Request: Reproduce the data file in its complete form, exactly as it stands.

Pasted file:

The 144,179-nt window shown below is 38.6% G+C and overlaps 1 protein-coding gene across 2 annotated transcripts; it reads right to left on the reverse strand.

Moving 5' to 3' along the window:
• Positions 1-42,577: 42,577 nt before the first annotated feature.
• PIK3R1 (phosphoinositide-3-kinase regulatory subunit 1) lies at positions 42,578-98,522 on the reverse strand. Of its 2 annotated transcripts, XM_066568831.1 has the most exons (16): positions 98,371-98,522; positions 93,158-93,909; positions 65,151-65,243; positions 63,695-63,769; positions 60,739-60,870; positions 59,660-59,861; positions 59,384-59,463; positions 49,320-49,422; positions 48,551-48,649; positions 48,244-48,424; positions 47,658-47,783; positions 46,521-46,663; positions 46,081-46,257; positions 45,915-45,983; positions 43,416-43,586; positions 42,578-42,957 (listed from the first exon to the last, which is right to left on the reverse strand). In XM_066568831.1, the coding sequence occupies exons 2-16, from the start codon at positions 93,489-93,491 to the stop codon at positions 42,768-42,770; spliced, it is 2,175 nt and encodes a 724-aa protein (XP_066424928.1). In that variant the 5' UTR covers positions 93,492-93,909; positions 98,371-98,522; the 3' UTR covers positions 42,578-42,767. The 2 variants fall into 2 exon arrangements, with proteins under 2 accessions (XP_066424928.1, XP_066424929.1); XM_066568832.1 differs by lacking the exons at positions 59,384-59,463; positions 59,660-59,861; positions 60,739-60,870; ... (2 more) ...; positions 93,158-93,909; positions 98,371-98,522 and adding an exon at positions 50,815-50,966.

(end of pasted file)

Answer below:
The 144,179-nt window shown below is 38.6% G+C and overlaps 1 protein-coding gene across 2 annotated transcripts; it reads right to left on the reverse strand.

Moving 5' to 3' along the window:
• Positions 1-42,577: 42,577 nt before the first annotated feature.
• PIK3R1 (phosphoinositide-3-kinase regulatory subunit 1) lies at positions 42,578-98,522 on the reverse strand. Of its 2 annotated transcripts, XM_066568831.1 has the most exons (16): positions 98,371-98,522; positions 93,158-93,909; positions 65,151-65,243; positions 63,695-63,769; positions 60,739-60,870; positions 59,660-59,861; positions 59,384-59,463; positions 49,320-49,422; positions 48,551-48,649; positions 48,244-48,424; positions 47,658-47,783; positions 46,521-46,663; positions 46,081-46,257; positions 45,915-45,983; positions 43,416-43,586; positions 42,578-42,957 (listed from the first exon to the last, which is right to left on the reverse strand). In XM_066568831.1, the coding sequence occupies exons 2-16, from the start codon at positions 93,489-93,491 to the stop codon at positions 42,768-42,770; spliced, it is 2,175 nt and encodes a 724-aa protein (XP_066424928.1). In that variant the 5' UTR covers positions 93,492-93,909; positions 98,371-98,522; the 3' UTR covers positions 42,578-42,767. The 2 variants fall into 2 exon arrangements, with proteins under 2 accessions (XP_066424928.1, XP_066424929.1); XM_066568832.1 differs by lacking the exons at positions 59,384-59,463; positions 59,660-59,861; positions 60,739-60,870; ... (2 more) ...; positions 93,158-93,909; positions 98,371-98,522 and adding an exon at positions 50,815-50,966.